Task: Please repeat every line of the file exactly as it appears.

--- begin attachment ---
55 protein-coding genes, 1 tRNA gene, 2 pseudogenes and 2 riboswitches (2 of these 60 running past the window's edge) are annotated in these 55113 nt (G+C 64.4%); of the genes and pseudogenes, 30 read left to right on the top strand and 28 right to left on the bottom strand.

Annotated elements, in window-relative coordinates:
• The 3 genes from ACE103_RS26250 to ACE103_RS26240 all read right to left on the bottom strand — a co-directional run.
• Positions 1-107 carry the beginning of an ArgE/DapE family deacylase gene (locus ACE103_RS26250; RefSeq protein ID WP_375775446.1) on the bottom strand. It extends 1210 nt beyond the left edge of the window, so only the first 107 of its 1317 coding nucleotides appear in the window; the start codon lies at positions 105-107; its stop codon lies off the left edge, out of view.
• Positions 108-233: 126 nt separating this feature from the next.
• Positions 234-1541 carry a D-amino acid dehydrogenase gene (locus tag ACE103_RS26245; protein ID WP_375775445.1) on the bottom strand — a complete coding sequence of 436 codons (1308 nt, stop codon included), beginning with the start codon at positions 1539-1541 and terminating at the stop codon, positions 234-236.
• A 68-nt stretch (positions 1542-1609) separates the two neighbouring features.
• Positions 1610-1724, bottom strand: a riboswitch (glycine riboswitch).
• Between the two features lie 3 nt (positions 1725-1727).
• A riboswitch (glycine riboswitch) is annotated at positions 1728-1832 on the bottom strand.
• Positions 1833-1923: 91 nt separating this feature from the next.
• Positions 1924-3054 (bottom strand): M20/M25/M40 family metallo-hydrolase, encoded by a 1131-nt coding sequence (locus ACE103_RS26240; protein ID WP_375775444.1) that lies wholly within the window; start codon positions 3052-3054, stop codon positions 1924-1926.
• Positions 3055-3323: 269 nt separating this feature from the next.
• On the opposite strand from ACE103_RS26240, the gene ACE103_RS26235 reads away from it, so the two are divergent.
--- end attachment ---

55 protein-coding genes, 1 tRNA gene, 2 pseudogenes and 2 riboswitches (2 of these 60 running past the window's edge) are annotated in these 55113 nt (G+C 64.4%); of the genes and pseudogenes, 30 read left to right on the top strand and 28 right to left on the bottom strand.

Annotated elements, in window-relative coordinates:
• The 3 genes from ACE103_RS26250 to ACE103_RS26240 all read right to left on the bottom strand — a co-directional run.
• Positions 1-107 carry the beginning of an ArgE/DapE family deacylase gene (locus ACE103_RS26250; RefSeq protein ID WP_375775446.1) on the bottom strand. It extends 1210 nt beyond the left edge of the window, so only the first 107 of its 1317 coding nucleotides appear in the window; the start codon lies at positions 105-107; its stop codon lies off the left edge, out of view.
• Positions 108-233: 126 nt separating this feature from the next.
• Positions 234-1541 carry a D-amino acid dehydrogenase gene (locus tag ACE103_RS26245; protein ID WP_375775445.1) on the bottom strand — a complete coding sequence of 436 codons (1308 nt, stop codon included), beginning with the start codon at positions 1539-1541 and terminating at the stop codon, positions 234-236.
• A 68-nt stretch (positions 1542-1609) separates the two neighbouring features.
• Positions 1610-1724, bottom strand: a riboswitch (glycine riboswitch).
• Between the two features lie 3 nt (positions 1725-1727).
• A riboswitch (glycine riboswitch) is annotated at positions 1728-1832 on the bottom strand.
• Positions 1833-1923: 91 nt separating this feature from the next.
• Positions 1924-3054 (bottom strand): M20/M25/M40 family metallo-hydrolase, encoded by a 1131-nt coding sequence (locus ACE103_RS26240; protein ID WP_375775444.1) that lies wholly within the window; start codon positions 3052-3054, stop codon positions 1924-1926.
• Positions 3055-3323: 269 nt separating this feature from the next.
• On the opposite strand from ACE103_RS26240, the gene ACE103_RS26235 reads away from it, so the two are divergent.